Think Freely Media presents Common Sense with Paul Jacob

The Advertising Hypocrisy Gap

Audi, Super Bowl, advertising, advertisement, wage gap, feminism

“What do I tell my daughter?”

So begins the Audi advertisement millions of Americans saw last Sunday during the yearly super celebration of commercials that, sandwiched in between them, included one of the most exciting football championship games ever. 

The ad shows a father watching his young girl racing go-carts against young boys, and his thoughts continue: “Do I tell her that her grandpa’s worth more than her grandma?”

She won’t believe that. 

“That her dad is worth more than her mom?”

Not unless you want to sleep on the couch. 

“Do I tell her that despite her education, her drive, her skills, her intelligence, she will automatically be valued less than every man she ever meets?”

His daughter wins the race and dad considers, “Or maybe I’ll be able to tell her something different.”

Maybe? Maybe he’s fallen hook, line and sinker for the canard of the “gender pay gap.”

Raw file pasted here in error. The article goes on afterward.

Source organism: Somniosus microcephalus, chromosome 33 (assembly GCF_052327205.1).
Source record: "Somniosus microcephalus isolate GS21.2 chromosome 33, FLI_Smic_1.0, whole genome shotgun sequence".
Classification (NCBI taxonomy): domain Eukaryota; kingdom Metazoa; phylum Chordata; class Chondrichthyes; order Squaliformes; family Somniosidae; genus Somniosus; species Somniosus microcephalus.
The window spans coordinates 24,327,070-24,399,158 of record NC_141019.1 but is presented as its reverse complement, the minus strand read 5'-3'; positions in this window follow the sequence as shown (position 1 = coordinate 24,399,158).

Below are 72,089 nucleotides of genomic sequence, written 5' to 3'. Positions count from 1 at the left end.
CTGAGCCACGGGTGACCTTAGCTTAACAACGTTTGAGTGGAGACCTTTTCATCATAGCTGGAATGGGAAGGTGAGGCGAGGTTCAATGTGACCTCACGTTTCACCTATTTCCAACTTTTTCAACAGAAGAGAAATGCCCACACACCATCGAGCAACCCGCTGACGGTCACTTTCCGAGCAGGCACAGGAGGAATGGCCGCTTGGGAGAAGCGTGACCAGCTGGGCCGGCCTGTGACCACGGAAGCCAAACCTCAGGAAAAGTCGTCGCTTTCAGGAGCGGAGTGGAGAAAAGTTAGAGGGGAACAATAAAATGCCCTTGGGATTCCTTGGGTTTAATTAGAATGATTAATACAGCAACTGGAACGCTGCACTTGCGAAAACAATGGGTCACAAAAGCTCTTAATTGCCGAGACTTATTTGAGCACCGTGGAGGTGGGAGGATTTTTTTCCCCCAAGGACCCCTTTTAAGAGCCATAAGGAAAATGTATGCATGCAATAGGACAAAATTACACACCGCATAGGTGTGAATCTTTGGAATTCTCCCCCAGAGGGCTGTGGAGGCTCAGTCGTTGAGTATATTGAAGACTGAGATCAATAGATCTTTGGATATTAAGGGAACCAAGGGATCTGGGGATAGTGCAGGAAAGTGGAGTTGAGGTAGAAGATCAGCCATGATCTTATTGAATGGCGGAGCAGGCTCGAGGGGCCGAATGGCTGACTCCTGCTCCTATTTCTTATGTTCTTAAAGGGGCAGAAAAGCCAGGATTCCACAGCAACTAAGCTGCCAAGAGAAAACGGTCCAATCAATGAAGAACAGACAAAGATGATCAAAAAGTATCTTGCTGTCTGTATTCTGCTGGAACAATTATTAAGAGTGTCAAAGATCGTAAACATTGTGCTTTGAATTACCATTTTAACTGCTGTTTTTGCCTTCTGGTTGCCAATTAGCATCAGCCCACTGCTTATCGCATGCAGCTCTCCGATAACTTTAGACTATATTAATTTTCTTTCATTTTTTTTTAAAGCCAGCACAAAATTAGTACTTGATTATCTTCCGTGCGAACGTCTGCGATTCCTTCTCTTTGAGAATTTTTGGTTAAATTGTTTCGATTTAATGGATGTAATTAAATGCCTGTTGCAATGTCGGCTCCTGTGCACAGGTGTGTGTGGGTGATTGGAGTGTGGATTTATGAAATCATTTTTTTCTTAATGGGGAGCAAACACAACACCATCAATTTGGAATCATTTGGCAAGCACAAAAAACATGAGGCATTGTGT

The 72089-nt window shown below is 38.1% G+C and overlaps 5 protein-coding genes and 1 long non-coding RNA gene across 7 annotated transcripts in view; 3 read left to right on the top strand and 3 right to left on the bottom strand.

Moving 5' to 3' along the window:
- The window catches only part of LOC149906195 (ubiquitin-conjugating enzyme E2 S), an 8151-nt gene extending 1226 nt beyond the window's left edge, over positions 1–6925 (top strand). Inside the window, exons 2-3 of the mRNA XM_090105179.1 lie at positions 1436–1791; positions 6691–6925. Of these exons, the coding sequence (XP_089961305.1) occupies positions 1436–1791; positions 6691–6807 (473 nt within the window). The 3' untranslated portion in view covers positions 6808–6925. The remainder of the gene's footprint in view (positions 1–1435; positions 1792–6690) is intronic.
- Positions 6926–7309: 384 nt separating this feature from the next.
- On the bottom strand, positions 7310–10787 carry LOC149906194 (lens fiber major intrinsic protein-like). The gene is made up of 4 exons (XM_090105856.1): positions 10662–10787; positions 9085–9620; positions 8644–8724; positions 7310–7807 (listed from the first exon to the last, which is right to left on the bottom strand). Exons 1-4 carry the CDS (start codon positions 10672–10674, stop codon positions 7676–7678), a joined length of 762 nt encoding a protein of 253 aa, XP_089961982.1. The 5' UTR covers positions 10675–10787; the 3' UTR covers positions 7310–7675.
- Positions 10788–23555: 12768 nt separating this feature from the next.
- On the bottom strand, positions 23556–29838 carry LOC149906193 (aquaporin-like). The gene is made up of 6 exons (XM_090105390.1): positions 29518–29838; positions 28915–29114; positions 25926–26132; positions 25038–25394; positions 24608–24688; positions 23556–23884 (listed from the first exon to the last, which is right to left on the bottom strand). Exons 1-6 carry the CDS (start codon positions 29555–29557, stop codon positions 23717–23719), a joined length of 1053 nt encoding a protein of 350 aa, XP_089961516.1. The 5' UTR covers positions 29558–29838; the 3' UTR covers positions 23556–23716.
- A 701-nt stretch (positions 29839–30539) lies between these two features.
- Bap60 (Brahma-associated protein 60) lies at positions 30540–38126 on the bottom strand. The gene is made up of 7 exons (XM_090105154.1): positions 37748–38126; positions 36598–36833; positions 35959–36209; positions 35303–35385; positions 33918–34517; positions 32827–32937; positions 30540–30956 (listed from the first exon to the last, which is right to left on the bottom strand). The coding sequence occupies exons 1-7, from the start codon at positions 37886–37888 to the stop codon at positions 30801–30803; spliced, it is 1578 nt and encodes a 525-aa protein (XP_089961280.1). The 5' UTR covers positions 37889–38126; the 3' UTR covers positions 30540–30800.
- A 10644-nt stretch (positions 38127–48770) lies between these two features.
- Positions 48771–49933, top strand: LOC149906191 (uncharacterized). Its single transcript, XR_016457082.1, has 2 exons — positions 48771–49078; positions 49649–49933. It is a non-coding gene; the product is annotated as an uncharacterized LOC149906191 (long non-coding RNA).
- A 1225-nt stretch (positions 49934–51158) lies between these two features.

That gap is simply the median income of all men in the economy compared to the median income of all women. As the Washington Post explains, “The gender wage gap . . . can be primarily explained by differences in industry and occupation choice, hours worked, and gaps for taking time off to have children.

The Post also discloses that Audi has “just two women on its senior leadership team in the United States and no women on its global management board.” I don’t know what they’re going to tell their daughters.

But I’ve always told my daughters they can do anything they put their minds to.

And perhaps I’ll add this advice: “Don’t buy an Audi.” 

This is Common Sense. I’m Paul Jacob.

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By: CS Admin


  1. John F. Brennan says:

    Paul, do you think the statement has the same validity to your son?  Sadly, there a those who would stack the deck and reject a true meritocracy. 

  2. Paul Jacob says: